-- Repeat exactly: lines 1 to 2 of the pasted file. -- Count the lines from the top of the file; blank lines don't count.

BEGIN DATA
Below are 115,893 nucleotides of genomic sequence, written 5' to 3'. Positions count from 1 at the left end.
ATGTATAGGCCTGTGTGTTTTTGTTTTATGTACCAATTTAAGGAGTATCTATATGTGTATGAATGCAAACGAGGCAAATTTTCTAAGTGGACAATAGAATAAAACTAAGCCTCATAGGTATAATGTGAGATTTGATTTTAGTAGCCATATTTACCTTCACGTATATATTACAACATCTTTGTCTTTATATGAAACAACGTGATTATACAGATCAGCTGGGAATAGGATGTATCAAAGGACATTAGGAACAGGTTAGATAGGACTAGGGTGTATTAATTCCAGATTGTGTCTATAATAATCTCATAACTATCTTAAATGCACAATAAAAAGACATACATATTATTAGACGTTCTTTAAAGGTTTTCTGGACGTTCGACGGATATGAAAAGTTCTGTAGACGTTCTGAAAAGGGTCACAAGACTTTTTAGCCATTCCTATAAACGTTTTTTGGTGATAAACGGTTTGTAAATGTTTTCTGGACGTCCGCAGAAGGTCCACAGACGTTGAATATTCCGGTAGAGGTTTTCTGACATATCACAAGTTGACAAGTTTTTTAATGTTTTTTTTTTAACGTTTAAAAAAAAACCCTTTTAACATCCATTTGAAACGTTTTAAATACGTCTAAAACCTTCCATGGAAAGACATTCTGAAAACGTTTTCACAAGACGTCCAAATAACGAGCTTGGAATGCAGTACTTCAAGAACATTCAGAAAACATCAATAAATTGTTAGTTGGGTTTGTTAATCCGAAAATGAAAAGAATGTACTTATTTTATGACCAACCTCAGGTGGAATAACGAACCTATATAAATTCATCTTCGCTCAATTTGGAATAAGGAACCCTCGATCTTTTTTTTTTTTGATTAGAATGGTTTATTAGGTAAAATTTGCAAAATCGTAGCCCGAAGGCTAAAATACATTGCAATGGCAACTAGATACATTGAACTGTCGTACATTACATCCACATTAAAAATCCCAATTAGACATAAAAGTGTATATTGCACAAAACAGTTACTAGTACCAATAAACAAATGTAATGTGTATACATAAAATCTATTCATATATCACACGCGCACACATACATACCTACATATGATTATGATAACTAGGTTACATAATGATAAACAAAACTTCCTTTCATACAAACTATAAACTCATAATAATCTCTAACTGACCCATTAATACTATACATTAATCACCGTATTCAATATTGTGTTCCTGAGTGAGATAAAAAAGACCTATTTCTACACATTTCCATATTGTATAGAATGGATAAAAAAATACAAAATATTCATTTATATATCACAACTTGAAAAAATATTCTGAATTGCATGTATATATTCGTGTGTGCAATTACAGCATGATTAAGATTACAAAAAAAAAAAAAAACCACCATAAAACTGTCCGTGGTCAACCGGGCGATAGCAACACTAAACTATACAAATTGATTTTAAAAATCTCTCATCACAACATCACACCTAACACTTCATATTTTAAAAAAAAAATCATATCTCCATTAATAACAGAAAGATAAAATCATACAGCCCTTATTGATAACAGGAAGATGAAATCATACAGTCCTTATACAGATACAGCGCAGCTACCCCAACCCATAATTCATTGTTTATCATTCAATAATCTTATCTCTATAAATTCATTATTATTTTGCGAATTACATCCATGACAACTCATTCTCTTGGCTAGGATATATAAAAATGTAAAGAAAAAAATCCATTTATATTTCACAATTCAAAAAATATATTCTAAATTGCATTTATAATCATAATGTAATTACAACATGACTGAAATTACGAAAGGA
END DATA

Below are 115,893 nucleotides of genomic sequence, written 5' to 3'. Positions count from 1 at the left end.
ATGTATAGGCCTGTGTGTTTTTGTTTTATGTACCAATTTAAGGAGTATCTATATGTGTATGAATGCAAACGAGGCAAATTTTCTAAGTGGACAATAGAATAAAACTAAGCCTCATAGGTATAATGTGAGATTTGATTTTAGTAGCCATATTTACCTTCACGTATATATTACAACATCTTTGTCTTTATATGAAACAACGTGATTATACAGATCAGCTGGGAATAGGATGTATCAAAGGACATTAGGAACAGGTTAGATAGGACTAGGGTGTATTAATTCCAGATTGTGTCTATAATAATCTCATAACTATCTTAAATGCACAATAAAAAGACATACATATTATTAGACGTTCTTTAAAGGTTTTCTGGACGTTCGACGGATATGAAAAGTTCTGTAGACGTTCTGAAAAGGGTCACAAGACTTTTTAGCCATTCCTATAAACGTTTTTTGGTGATAAACGGTTTGTAAATGTTTTCTGGACGTCCGCAGAAGGTCCACAGACGTTGAATATTCCGGTAGAGGTTTTCTGACATATCACAAGTTGACAAGTTTTTTAATGTTTTTTTTTTAACGTTTAAAAAAAAACCCTTTTAACATCCATTTGAAACGTTTTAAATACGTCTAAAACCTTCCATGGAAAGACATTCTGAAAACGTTTTCACAAGACGTCCAAATAACGAGCTTGGAATGCAGTACTTCAAGAACATTCAGAAAACATCAATAAATTGTTAGTTGGGTTTGTTAATCCGAAAATGAAAAGAATGTACTTATTTTATGACCAACCTCAGGTGGAATAACGAACCTATATAAATTCATCTTCGCTCAATTTGGAATAAGGAACCCTCGATCTTTTTTTTTTTTGATTAGAATGGTTTATTAGGTAAAATTTGCAAAATCGTAGCCCGAAGGCTAAAATACATTGCAATGGCAACTAGATACATTGAACTGTCGTACATTACATCCACATTAAAAATCCCAATTAGACATAAAAGTGTATATTGCACAAAACAGTTACTAGTACCAATAAACAAATGTAATGTGTATACATAAAATCTATTCATATATCACACGCGCACACATACATACCTACATATGATTATGATAACTAGGTTACATAATGATAAACAAAACTTCCTTTCATACAAACTATAAACTCATAATAATCTCTAACTGACCCATTAATACTATACATTAATCACCGTATTCAATATTGTGTTCCTGAGTGAGATAAAAAAGACCTATTTCTACACATTTCCATATTGTATAGAATGGATAAAAAAATACAAAATATTCATTTATATATCACAACTTGAAAAAATATTCTGAATTGCATGTATATATTCGTGTGTGCAATTACAGCATGATTAAGATTACAAAAAAAAAAAAAAACCACCATAAAACTGTCCGTGGTCAACCGGGCGATAGCAACACTAAACTATACAAATTGATTTTAAAAATCTCTCATCACAACATCACACCTAACACTTCATATTTTAAAAAAAAAATCATATCTCCATTAATAACAGAAAGATAAAATCATACAGCCCTTATTGATAACAGGAAGATGAAATCATACAGTCCTTATACAGATACAGCGCAGCTACCCCAACCCATAATTCATTGTTTATCATTCAATAATCTTATCTCTATAAATTCATTATTATTTTGCGAATTACATCCATGACAACTCATTCTCTTGGCTAGGATATATAAAAATGTAAAGAAAAAAATCCATTTATATTTCACAATTCAAAAAATATATTCTAAATTGCATTTATAATCATAATGTAATTACAACATGACTGAAATTACGAAAGGA